Marinades, typically a mixture of an oil, an acid and seasonings, create tastier, juicier and tenderer chicken. How's that? Oils help the meat retain its moisture while cooking, resulting in a juicier finished product. Acids, whether you're using fruit juice or vinegar, help break down the dense protein, tenderizing the meat. Seasonings, as with any food, boost flavor.
Pictured Recipe: Teriyaki Marinated Chicken
When you opt for a homemade marinade or rub instead of store-bought versions, you're in charge of the ingredients. You can skip the preservatives, colorings and additives, keep sodium and sugar in check, and choose olive oil (high in heart-healthy monounsaturated fats) over the less-healthy oils used in many commercial marinades.
Here's our simple step-by-step guide to marinated grilled or broiled chicken breast.
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“That depends on the marinade and what kind of chicken,” says EatingWell Test Kitchen Manager, Breana Killeen. Acidic marinades, like vinegar and citrus marinades, tenderize quicker than creamy, mayo or buttermilk-based marinades.
As a rule of thumb, she recommends following this guideline for acidic marinades:
Boneless chicken pieces: at least 30 minutes and up to 2 hours
Whole bone-in chicken breasts, drumsticks, wings or thighs: at least one hour and up to 12 hours.
Too long in an acidic marinade can produce mushy meat. If using a creamy marinades, like one with buttermilk, you can increase the marinating time up to 8 hours for boneless and up to 24 hours for bone-in chicken.
If you’re ready to make dinner and forgot to marinade your chicken in advance (hey, it happens to the best of us) Killeen has an expert hack that she calls a “reverse marinade.” You cook your chicken first and then slice it and toss it the marinade after it’s cooked for 5 minutes. You’ll infuse lots of flavor, without a lot of time.
A basic chicken marinade comes in one of two forms: dry or wet. Each can be delicious, but they're suited for different types of cooking.
Pictured Recipe: Paprika-Herb Rubbed Chicken
A dry rub is a mixture of herbs and spices, but contains no liquid. Once sprinkled onto chicken, a dry rub forms a crust. This helps enhance the chicken's flavor, and seals in moisture.
To make a dry rub for chicken, use a one-to-one ratio of spices plus one half part salt. Try a combination of any of these dry seasonings:
There's no wrong or right combination in a dry rub for chicken. Use the ingredients you prefer, and keep experimenting to find a just-right flavor you like.
Try these: Healthy Dry Rub Recipes
Pictured Recipe: Balsamic-Dijon Chicken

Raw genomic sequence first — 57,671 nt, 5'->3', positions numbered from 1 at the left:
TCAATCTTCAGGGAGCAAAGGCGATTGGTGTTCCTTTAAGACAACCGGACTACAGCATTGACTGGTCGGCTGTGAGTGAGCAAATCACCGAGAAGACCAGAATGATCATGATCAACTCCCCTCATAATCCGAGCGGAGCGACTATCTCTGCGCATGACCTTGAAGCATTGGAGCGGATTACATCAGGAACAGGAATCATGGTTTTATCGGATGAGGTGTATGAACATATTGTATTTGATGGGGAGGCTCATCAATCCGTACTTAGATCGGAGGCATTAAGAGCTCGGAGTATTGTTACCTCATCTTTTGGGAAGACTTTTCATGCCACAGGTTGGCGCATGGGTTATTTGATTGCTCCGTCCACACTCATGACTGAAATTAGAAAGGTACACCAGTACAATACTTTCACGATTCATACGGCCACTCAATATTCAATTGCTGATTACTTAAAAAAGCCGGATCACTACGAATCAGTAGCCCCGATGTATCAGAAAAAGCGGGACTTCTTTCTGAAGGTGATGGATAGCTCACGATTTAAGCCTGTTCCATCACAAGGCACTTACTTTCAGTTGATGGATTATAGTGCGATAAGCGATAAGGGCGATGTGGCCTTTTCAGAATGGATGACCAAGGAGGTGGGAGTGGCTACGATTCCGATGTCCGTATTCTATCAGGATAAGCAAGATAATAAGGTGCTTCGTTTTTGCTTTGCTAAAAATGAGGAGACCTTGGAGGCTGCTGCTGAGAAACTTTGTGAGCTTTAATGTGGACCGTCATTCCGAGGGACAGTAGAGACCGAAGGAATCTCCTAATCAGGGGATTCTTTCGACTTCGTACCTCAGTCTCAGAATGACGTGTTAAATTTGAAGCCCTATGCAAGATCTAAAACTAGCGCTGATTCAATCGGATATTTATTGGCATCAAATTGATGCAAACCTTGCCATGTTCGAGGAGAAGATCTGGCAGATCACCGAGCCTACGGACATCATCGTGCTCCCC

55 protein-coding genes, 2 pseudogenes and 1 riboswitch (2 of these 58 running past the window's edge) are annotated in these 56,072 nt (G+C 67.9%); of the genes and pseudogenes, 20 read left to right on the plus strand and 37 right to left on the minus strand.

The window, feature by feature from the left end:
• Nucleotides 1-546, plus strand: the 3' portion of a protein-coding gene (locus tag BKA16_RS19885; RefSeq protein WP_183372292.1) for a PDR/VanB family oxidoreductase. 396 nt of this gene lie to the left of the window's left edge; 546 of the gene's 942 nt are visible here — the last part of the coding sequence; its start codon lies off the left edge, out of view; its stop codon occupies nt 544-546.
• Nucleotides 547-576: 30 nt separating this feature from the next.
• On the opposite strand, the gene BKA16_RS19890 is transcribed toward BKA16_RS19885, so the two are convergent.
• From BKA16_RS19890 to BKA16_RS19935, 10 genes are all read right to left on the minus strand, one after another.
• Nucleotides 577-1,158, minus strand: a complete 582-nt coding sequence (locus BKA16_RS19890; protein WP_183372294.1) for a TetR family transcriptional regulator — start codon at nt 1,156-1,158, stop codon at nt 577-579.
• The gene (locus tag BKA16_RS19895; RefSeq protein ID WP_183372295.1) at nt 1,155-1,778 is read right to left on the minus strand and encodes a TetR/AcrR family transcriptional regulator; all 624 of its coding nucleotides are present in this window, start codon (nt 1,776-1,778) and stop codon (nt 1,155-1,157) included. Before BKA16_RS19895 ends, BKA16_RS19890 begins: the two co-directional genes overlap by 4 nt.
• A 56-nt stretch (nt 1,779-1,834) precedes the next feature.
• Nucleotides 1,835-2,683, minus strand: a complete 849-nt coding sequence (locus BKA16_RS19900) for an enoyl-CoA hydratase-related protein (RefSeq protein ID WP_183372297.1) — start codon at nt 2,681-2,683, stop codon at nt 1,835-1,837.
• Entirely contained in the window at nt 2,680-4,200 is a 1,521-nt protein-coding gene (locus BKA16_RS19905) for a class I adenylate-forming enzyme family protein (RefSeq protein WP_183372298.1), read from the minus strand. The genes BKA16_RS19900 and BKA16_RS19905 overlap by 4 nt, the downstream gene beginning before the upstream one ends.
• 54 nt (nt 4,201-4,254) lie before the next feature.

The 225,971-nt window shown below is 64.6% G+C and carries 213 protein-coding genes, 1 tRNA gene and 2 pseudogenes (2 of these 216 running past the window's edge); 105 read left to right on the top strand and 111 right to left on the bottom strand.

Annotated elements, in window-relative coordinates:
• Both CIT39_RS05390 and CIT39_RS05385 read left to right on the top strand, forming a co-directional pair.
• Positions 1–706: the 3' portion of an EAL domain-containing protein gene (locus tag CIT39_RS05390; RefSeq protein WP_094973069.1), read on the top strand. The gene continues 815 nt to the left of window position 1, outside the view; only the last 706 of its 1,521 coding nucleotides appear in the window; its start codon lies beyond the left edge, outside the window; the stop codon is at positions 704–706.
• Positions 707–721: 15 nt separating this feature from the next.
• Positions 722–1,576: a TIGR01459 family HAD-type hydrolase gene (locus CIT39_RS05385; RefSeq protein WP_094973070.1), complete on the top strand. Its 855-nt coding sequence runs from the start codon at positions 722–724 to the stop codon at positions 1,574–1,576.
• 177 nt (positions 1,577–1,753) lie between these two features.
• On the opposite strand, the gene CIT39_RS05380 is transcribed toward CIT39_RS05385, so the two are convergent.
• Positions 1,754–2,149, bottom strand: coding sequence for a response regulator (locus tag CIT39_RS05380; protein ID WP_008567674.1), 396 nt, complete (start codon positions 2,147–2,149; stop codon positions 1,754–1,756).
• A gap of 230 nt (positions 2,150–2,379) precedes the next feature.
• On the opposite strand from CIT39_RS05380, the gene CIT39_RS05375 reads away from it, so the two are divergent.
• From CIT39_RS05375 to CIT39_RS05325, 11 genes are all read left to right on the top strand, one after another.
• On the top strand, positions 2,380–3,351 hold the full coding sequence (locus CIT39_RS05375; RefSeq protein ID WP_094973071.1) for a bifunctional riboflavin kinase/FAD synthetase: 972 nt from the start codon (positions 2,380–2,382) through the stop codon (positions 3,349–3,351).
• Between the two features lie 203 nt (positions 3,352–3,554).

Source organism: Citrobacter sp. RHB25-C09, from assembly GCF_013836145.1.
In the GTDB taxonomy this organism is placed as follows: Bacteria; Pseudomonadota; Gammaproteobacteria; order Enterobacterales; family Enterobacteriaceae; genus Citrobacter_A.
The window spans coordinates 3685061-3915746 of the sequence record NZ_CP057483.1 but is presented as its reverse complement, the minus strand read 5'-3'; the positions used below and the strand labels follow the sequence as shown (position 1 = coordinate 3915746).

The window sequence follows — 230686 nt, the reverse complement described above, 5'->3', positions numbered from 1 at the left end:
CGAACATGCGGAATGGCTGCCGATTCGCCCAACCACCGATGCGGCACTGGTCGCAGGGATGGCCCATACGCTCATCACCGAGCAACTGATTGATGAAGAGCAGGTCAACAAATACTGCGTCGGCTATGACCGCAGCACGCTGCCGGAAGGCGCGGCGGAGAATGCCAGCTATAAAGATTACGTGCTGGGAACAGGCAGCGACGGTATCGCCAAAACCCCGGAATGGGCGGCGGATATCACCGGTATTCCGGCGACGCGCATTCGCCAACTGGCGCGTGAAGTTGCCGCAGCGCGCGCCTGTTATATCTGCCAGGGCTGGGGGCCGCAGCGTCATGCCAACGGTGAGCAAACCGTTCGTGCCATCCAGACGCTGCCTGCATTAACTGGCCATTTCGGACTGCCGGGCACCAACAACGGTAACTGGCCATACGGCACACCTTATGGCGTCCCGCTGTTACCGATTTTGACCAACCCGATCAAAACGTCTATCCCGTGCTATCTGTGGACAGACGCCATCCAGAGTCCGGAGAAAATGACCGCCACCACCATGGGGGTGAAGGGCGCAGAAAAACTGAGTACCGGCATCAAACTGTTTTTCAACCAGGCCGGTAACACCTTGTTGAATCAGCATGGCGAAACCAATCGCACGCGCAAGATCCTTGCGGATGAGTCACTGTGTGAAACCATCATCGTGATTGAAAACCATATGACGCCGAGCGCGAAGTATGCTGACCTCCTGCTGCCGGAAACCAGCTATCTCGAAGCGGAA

A wet rub, or marinade, combines herbs and spices with a liquid. The liquid is essential for adding moisture and tenderizing chicken. It can also provide a lot of flavor.
To make a marinade for chicken, combine your preferred spices and herbs in a one-to-one ratio, plus one half part salt. Then, add enough liquid to cover the herbs and spices. You can use one liquid, or mix and match in a one-to-one ratio. Try some of these:
If using more than one liquid, whisk them together first. Then mix your dry ingredients together and add 2 tablespoons of the liquid. Stir to combine. Add another tablespoon of the liquid or more until you have the consistency you want.
Some people prefer their wet rubs to be more like a paste. For pastes, rub them onto the surface of the meat, and let it marinate for at least 30 minutes. Better yet, wrap the meat tightly in plastic, and refrigerate for 30 minutes to 12 hours.
If you want a thinner marinade, add up to 1/4 cup more liquid until you reach the consistency you're looking for.
Try these: Healthy Marinade Recipes
Pictured Recipe: Chimichurri Chicken
Boneless, skinless chicken breast is a quick weeknight dinner staple. For four servings, one pound will be sufficient. Choose a rub or marinade of your choice.
Pictured Recipe: Sweet & Savory Grilled Chicken
For marinated chicken: Place chicken in a shallow dish or 1-gallon zip-top bag. Add your homemade marinade, and refrigerate for at least one hour or up to 12 hours. (The longer it marinates, the more intense the flavor will be. See above for our marinating time recommendations.) Remove the meat from the marinade, and pat dry before grilling or broiling.
For dry-rubbed chicken: Combine the dry ingredients in a bowl. Dry the surface of the chicken well, then coat the chicken with the dry rub. For the best flavor, massage the spice rub into the chicken. Let the chicken rest for up to 30 minutes before grilling or broiling.
Pictured Recipe: Grilled Lemon-Herb Chicken
For grilled chicken breast: Preheat a grill to medium-high. Oil the grill rack (see Tip). Grill the chicken, turning once, until an instant-read thermometer inserted into the thickest part registers 165°F, 4 to 8 minutes per side.
For broiled chicken breast: Position a rack in upper third of oven; preheat broiler. Line a broiler pan (or baking sheet) with foil and coat with cooking spray. Place the chicken on the foil. Broil, watching carefully and turning at least once, until an instant-read thermometer inserted into the thickest part registers 165°F, 10 to 15 minutes total.
Tip: Oiling a grill rack before grilling helps ensure that food won't stick. Oil a folded paper towel, hold it with tongs and rub it over the rack. (Do not use cooking spray on a hot grill.)
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